My interest in Languages was sparked by passionate teachers of German and Japanese in high school. Learning these languages opened my mind to the ideas of travelling, learning about culture and exchanging ideas with those from other lands. After winning a two month scholarship to Germany at the end of Year 11, my ideas were brought to life. I was immersed in the German language and culture with a wonderful host family and surrounded by new friends, living as a local and attending school. It changed my life and those exciting changes have continued ever since.

Life and career goals started to become even clearer. The University of Queensland was the obvious choice for me to study a Bachelor of Arts/Bachelor of Education dual degree, majoring in German and History. UQ was my high status institution of choice, as it offered excellent language and education programs. I met inspiring lecturers and tutors at UQ, who shared their experiences, their talents and provided engaging tuition. They encouraged students to reach their potential, grounded in both theory and practice.

My qualifications from UQ were subsequently recognized when I entered the job market. To my surprise, I received a job offer before my graduation ceremony and started work as a high school teacher in Term 4 of that year. I then received a full time, permanent job in the state sector. I learnt such a great deal in the first few years of my teaching career, ever strengthened by what I had learnt during my studies, as well as by the mentors around me. I moved to the private sector for a couple of years and returned to the state system for another three years at a new and exciting New Basics School. Here I had the opportunity to plan and run languages courses within a fully integrated curriculum model. At the same time, I joined a Languages Syllabus Writing Committee for the then QSA (QCAA) and networked with a range of language teachers from across the South East. These diverse experiences in teaching practice and curriculum writing, as well as my interest in education, prepared me to return to UQ to engage in further study.

My Masters of Educational Studies at UQ was one of the highlights over the course of my career.  I was blessed to have the most amazing lecturers, who brought their passion and experience to the diverse group of educators in the room. In addition, I learnt from the intense and interesting discussions that took place amongst the students. I learnt to write, to develop my opinions and engage in stimulating research projects. Some of these projects involved me interviewing teachers and deputies in schools about their initiatives, implementation of curriculum and transformational leadership practices. This course of further study led me to work as a tutor in the Education Faculty at Griffith University for 6 years. My role was primarily teaching pre-service students in the area of differentiation.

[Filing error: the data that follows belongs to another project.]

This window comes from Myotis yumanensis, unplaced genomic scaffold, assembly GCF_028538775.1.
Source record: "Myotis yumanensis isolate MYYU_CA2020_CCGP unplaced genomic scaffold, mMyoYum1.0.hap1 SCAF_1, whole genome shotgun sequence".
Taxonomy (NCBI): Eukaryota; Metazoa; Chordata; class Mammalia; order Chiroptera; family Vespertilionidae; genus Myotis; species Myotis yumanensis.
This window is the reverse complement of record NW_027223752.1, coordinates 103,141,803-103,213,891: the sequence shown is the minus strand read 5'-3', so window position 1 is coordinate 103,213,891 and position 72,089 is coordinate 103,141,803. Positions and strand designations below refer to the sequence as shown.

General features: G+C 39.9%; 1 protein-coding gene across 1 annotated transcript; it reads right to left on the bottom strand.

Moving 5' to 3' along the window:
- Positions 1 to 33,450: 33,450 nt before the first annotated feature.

A stint at Brisbane Grammar School enabled me to be involved in teaching German and inspiring students to travel to Germany on exchange, as the school had a well-established program. I was fortunate to travel with students to Germany on three occasions. However, the call for another educational challenge led me to apply for and attain my current role as Director of International Studies at Brisbane Girls Grammar School.

The responsibilities in this new role include teaching German, organizing and travelling on overseas exchanges with students, curriculum development and monitoring of assessment, as well as staff management of one of the largest language faculties in Queensland. It is an extremely satisfying job as it brings all of my experiences together, and challenges me to develop a new skill set in management. The overarching goal of the Faculty is to develop and maintain a professional learning community dedicated to excellent outcomes in the teaching and learning of languages. This goal is so very similar to the experience that was modelled to me as a student at UQ in my very early days. My interest in educational work and languages has never diminished.

I encourage other UQ Languages students to consider a career as a language teacher. It is an exciting job offering a diverse range of opportunities to teach, to travel and to continue to learn with and from others.